7 December 2016
Transcript - #2016182, 2016

Interview with Ross Greenwood, 2GB

SUBJECTS: September Quarter National Accounts; Turnbull Government's enterprise tax plan to drive economic growth; maintaining Australia's energy competitiveness

ROSS GREENWOOD:

Thanks for your time Scott.

TREASURER:

G'day, good to be with you.

GREENWOOD:

Now, the Australian economy, as I say, four times since our last recession when it has gone backwards and on each one of those occasions there seems to have been a fairly clear reason as to why the economy has contracted. Is there any particular reason as to why it has gone backwards this time?

TREASURER:

I think the important thing is to look at the trend over several years and for the 12th consecutive quarter we have had a contraction in new business investment and this remains the biggest challenge confronting the Australian economy and it is something we have been focussing on. We focussed on it in the Budget and that is why the Enterprise Tax Plan has been so important. That is why our infrastructure program and investing in that has been so important and completing and rolling out the NBN and all of these important projects which drive investment. The key one which remains frustrated in the Parliament is getting these lower tax rates, particularly for small and medium sized businesses and those small businesses many of them listening to your program tonight, with a turnover of up to $10 million a year, I want them to have access to the instant asset write-off, I want them to have access to pool depreciation provisions at a tax rate of 27.5 per cent and to get that I need it to pass the Parliament.

GREENWOOD:

Is this simply an unfortunate coincidence or is this a genuine wake up call to politicians and even to the Federal Government?

TREASURER:

Any figure like this, I think, is certainly a wake-up call and the wake-up call is that you can never, ever, take economic growth for granted. We have had 25 years of consecutive, annual economic growth and that is approaching the world record but you can't get complacent and think that you can just go and tax the economy into the ground or that you can do things and just expect the economy to keep churning along. People's wages, the number of hours they can work a year, the sales that their businesses can achieve. All this depends on an economy that is supported by private investment and private investment has been weak now for some period of time. We need to do things that coax that capital, as I say, out of its cave and get into the businesses, reinvesting it in businesses. That is where the hours are going to come from, that is where the additional wages are going to come from.

GREENWOOD:

But doesn't it come back to Government and Government leadership to provide the confidence for business to go and invest, to provide the environment for Government to invest. The Reserve Bank has pretty much done everything that it can do, it has got interest rates at record lows, wages growth is at record lows, you have got a situation where the dollar is now far more advantageous to business – and yet it still seems to be not enough. The only thing that is missing here appears to be the Government and Government policy.

TREASURER:

No, I wouldn't agree with that. What I would say is business confidence has remained buoyant and consumer confidence is up 13 per cent on what it was a year ago, Ross. What we did see in these numbers, the encouraging part of these numbers is we saw compensation of employees. Now, that is wages and that is measured in how many people have worked and how many hours they are working. What we saw for the second quarter running, is we saw the compensation of employees, wages actually improving over the last two quarters. Similarly, with private companies we did see an improvement in their profits measured in the gross operating surplus. So, that is encouraging but so much more needs to happen. That is why the Enterprise Tax Plan, which would see overall, over the next ten years the corporate tax rate fall to 25 per cent, that would keep us in the competitive arena. We have got the UK which is already going to 17, we have got the US under Donald Trump who rightly wants to take it down to 15. In our own region, whether it is in Singapore or whether it is Korea, or whether it is New Zealand we will fall off the pace of the competitiveness of our tax rate and we will see investment go elsewhere. This is why it is so important to people's jobs. This is why I put it in the Budget and this is why I'm asking the Parliament to get on board and support it.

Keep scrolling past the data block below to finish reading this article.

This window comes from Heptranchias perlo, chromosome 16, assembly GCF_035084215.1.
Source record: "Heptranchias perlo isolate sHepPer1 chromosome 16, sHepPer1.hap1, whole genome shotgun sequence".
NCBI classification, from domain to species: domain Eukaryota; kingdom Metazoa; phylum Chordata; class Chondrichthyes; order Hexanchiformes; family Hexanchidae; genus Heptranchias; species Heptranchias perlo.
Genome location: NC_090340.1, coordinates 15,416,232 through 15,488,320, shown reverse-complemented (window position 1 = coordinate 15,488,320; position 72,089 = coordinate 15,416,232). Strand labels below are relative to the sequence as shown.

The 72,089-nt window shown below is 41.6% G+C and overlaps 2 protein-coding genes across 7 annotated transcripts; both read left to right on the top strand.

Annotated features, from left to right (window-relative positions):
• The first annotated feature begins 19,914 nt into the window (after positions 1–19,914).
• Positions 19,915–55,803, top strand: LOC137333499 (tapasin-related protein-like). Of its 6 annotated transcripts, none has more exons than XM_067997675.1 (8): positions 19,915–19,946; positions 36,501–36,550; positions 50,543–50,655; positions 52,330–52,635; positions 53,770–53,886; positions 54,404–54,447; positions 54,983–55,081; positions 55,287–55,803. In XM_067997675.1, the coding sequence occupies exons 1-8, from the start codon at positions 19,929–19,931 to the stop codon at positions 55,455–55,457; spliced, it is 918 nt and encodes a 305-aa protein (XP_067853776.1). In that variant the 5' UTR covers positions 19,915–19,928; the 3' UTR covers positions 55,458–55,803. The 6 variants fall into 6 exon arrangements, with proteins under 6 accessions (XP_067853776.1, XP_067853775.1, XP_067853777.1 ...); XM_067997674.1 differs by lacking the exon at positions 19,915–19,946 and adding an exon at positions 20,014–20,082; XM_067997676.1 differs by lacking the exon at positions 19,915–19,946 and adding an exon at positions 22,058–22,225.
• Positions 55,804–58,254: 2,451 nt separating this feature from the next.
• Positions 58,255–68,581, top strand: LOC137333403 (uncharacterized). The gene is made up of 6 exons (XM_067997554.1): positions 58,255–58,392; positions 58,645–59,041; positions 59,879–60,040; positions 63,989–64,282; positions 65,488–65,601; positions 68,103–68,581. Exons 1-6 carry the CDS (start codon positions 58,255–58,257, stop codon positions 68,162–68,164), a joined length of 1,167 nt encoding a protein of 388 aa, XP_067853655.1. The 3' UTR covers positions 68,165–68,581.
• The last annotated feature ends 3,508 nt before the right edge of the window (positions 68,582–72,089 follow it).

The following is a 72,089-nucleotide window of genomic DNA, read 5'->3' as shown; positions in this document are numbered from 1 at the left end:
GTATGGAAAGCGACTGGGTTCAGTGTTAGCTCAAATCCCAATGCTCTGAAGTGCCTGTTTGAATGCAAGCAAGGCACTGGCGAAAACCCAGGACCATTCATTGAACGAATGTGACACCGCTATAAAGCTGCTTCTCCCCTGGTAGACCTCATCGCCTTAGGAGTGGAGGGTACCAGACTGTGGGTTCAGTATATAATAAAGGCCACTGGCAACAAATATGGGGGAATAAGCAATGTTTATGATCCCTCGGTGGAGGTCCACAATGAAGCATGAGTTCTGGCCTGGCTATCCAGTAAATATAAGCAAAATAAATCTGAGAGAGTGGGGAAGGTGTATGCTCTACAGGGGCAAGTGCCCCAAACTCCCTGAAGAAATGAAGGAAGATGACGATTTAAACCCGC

GREENWOOD:

Are you suggesting now, 27 per cent taxes for small business or thereabouts is enough? Given the fact that in other parts of the world the taxes will be significantly lower? Would you like to see those taxes go lower again?

TREASURER:

Well, of course I would but that all has to be sustained within the Budget.

GREENWOOD:

But isn't the Australian Government in a far better budgetary position than the UK, Europe or the United States. Aren't we in a better Budget position than those countries?

TREASURER:

Well, we are actually. We actually are.

GREENWOOD:

So, how come they can afford it and yet we can't?

TREASURER:

Well, this is the point you need to put to Chris Bowen and Bill Shorten because they are the ones that are saying we can't even afford to move to 27.5 yet they for many years supported corporate tax cuts and now refuse to do it just to basically try and jam the Government. They seem to be wanting to get into the house by burning it down in the first place. That is politics but what is needed is for businesses to have that environment which will support them making investment decisions. There are many other areas of Government investment, in infrastructure in particular where we are continuing to roll out a rolling $50 billion infrastructure plan.

GREENWOOD:

I hear that Scott, but the other point, also today, is that even Government spending during this quarter was down, along with business investment that you spoke about. Both of these things were contributors to this negative number coming out of the GDP.

TREASURER: